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The Windstream/En-Tel building on East Highway 12 is the location chosen Friday as the new office site for the Kandiyohi County and City of Willmar Economic Development Commission. The EDC will move into the space later this year. Tribune photo by Anne Polta
The Windstream/En-Tel building on East Highway 12 is the location chosen Friday as the new office site for the Kandiyohi County and City of Willmar Economic Development Commission. The EDC will move into the space later this year. Tribune photo by Anne Polta

EDC chooses Windstream building on Highway 12 as its new office location

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news Willmar, 56201

Willmar Minnesota 2208 Trott Ave. SW / P.O. Box 839 56201

WILLMAR — On a 4-2 vote Friday, the joint powers board of the Kandiyohi County and City of Willmar Economic Development Commission chose the Windstream building on East Highway 12 as the EDC’s new home.

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The board’s decision marks the end of weeks of discussion and evaluation involving more than a dozen potential office sites. The timetable calls for moving the EDC office to the new location in November, when the lease expires for the current office space at Centre Place in downtown Willmar.

Board members split on the vote, however, reflecting dissension over the choice.

Voting in favor of the Windstream location were Jim Butterfield, Ron Christianson, Harlan Madsen and Dean Shuck. Steve Ahmann and Denis Anderson voted no. The site also was the recommendation of the joint operations board of the Economic Development Commission.

Ahmann, a joint powers board member and Willmar City Councilman, backed an 11th-hour proposal to rent space in the Eastgate building. The site, also on East Highway 12, wasn’t on the list of prospective locations reviewed by a subcommittee and wasn’t even in the running until last week.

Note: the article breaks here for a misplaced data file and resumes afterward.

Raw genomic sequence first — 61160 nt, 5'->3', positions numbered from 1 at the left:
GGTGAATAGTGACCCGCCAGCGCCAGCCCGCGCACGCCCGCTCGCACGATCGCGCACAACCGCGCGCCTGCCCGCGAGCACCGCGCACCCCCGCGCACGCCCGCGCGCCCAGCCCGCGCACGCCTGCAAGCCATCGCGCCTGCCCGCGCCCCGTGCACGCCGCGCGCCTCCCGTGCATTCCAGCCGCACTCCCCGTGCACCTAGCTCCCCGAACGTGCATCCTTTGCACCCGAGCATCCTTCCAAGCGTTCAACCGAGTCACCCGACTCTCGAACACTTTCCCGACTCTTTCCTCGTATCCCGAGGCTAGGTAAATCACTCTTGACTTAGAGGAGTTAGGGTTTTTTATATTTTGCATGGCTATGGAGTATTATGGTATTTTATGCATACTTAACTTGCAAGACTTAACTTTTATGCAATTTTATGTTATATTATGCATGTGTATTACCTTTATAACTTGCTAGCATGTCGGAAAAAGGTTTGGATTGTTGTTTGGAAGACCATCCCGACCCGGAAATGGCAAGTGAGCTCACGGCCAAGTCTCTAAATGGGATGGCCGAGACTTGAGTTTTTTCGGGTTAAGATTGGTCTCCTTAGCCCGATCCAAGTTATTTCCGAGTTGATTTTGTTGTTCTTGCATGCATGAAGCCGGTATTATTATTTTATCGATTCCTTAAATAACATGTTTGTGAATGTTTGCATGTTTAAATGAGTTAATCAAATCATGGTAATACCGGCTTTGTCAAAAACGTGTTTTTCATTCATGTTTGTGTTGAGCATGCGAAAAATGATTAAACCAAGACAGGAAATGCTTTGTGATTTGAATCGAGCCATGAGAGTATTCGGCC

But after touring it and talking to the building’s owner, Ahmann said he sees it as the best choice.

The Eastgate space is attractive, professional-looking and meets the EDC’s needs for visibility, parking and office space, he said.

More to the point, the rent is the lowest of all the sites that were under consideration, he said. He estimated it would cost $1,000 less a month than the lease for space in the Windstream building.

“I think the taxpayers would be more than happy to say we’re going to save $12,000 a year,” Ahmann said.

A motion he made on behalf of the Eastgate site died for lack of a second, however, amid objections by other board members about the fairness of accepting a last-minute proposal.

“I’m concerned about the process,” said Ron Christianson.

Denis Anderson also voted against the selection of the Windstream building but with different concerns in mind.

The Willmar Elks Lodge is negotiating to buy the building but the deal hasn’t been completely finalized yet. Anderson said he has reservations about agreeing to lease space before the purchase goes through. “Things happen,” he said.

Harlan Madsen said he wasn’t opposed to remaining in the current office space in downtown Willmar. His main goal, he said, was to choose a location that projects “a positive image.”

“I’m not interested in just the low bid,” he said. “I want the EDC office to be highly representative of quality.”

Adequate office space, functionality, parking and the availability of storage space all were pluses cited by the board members who voted in favor of the Windstream location.

Details of the lease will likely be finalized this fall. The space will undergo some minor interior redecorating before the Economic Development Commission moves in before the end of the year.

In a separate interview after the meeting, Ahmann said he believes the joint powers board, made up of three Kandiyohi County Commissioners and three Willmar City Councilmembers, “dropped the ball on saving the taxpayers $50,000 over a five-year period.”

“It is about dollars and cents with government,” he said. “I don’t think it was a wise decision by elected officials.”

He also questioned the legality of agreeing to lease space from an entity that doesn’t yet own the building.

“My concern is about what the citizens are going to say. People need to know what’s going on,” he said.

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